Linked by Thom Holwerda on Sat 15th Dec 2012 19:11 UTC
In the News "Peers and scientists including Professor Stephen Hawking are once again pushing for an official pardon for codebreaker Alan Turing. Turing's death from cyanide poisoning in 1954 was ruled a suicide, coming after his conviction for gross indecency at a time when homosexuality was illegal." The fact that he still hasn't been pardoned is an utter disgrace.
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RE[2]: fat lot of good
by Thom_Holwerda on Sun 16th Dec 2012 13:09 UTC in reply to "RE: fat lot of good"
Thom_Holwerda
Member since:
2005-06-29

Regardless of whether the law was unjust, it was the law and Turing was guilty. I genuinely wish the circumstances were different, but they weren't. So if we set a precedence that historic figures are now considered innocent then where the hell do you draw the line? It would make current laws infinitely more difficult to maintain because any future change to the law could potentially see guilty people freed from jail on technicalities, or even innocent people sent to jail because of actions they did in their past.


So, we shouldn't honour Anne Frank? I mean, she clearly violated the laws of the time so, fcuk her, right?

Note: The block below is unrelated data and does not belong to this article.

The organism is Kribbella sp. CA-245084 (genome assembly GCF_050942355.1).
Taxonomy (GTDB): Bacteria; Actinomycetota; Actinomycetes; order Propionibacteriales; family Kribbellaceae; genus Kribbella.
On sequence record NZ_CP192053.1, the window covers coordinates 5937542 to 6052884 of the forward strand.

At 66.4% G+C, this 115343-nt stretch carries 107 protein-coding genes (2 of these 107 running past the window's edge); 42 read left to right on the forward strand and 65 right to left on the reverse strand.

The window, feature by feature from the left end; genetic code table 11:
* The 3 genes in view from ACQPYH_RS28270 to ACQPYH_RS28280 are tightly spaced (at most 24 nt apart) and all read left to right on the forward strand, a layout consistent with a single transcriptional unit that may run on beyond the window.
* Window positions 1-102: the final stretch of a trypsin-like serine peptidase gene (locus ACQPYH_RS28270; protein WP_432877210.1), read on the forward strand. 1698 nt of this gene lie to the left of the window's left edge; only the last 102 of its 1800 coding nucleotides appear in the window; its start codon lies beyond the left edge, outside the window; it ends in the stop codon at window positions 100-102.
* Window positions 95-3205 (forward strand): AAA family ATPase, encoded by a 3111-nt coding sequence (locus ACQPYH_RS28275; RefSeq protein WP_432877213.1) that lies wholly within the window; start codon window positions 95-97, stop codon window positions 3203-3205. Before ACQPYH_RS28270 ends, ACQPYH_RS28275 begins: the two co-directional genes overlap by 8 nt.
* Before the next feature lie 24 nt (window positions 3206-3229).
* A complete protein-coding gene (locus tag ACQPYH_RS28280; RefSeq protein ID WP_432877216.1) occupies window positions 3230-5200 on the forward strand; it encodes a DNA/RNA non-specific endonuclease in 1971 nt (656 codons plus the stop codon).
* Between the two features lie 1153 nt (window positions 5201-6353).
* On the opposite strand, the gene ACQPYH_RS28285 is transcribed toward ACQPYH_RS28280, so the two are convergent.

Reply Parent Score: 2

RE[3]: fat lot of good
by Laurence on Sun 16th Dec 2012 14:36 in reply to "RE[2]: fat lot of good"
Laurence Member since:
2007-03-26


So, we shouldn't honour Anne Frank? I mean, she clearly violated the laws of the time so, fcuk her, right?

Did you even read my post? I wasn't saying we shouldn't honour Turing. I was saying we shouldn't pardon him because doing so would set a very dangerous legal precedence. There's a huge gulf of difference between the two.

I'm all for the government donating to related charities, opening up museums honouring his life or even having a Turing national holiday to remember him. Or any other way of remembering and honouring the guy that seems fit. However we should not undermine our legal system in the process, and that's a real risk if we pardon him.

Given how much law-related content you post on here, I thought you of all people would have grasped the implications of such a ruling.



...Anne Frank...

http://en.wikipedia.org/wiki/Godwin's_law

[edit]

Also, I'm loving how you don't seem to give a rats arse about any of the other British homosexuals who were persecuted over that dumb law. To single Turing out like Anne Frank and say we should honour them specifically is just impassionate against the thousands of others who fell foul to unjust laws like this.

But who cares about the 'little' people just so long as your personal heroes are celebrated?

Edited 2012-12-16 14:48 UTC

Reply Parent Score: 3

RE[4]: fat lot of good
by Thom_Holwerda on Sun 16th Dec 2012 15:12 in reply to "RE[3]: fat lot of good"
Thom_Holwerda Member since:
2005-06-29

qAlso, I'm loving how you don't seem to give a rats arse about any of the other British homosexuals who were persecuted over that dumb law. To single Turing out like Anne Frank and say we should honour them specifically is just impassionate against the thousands of others who fell foul to unjust laws like this.

But who cares about the 'little' people just so long as your personal heroes are celebrated?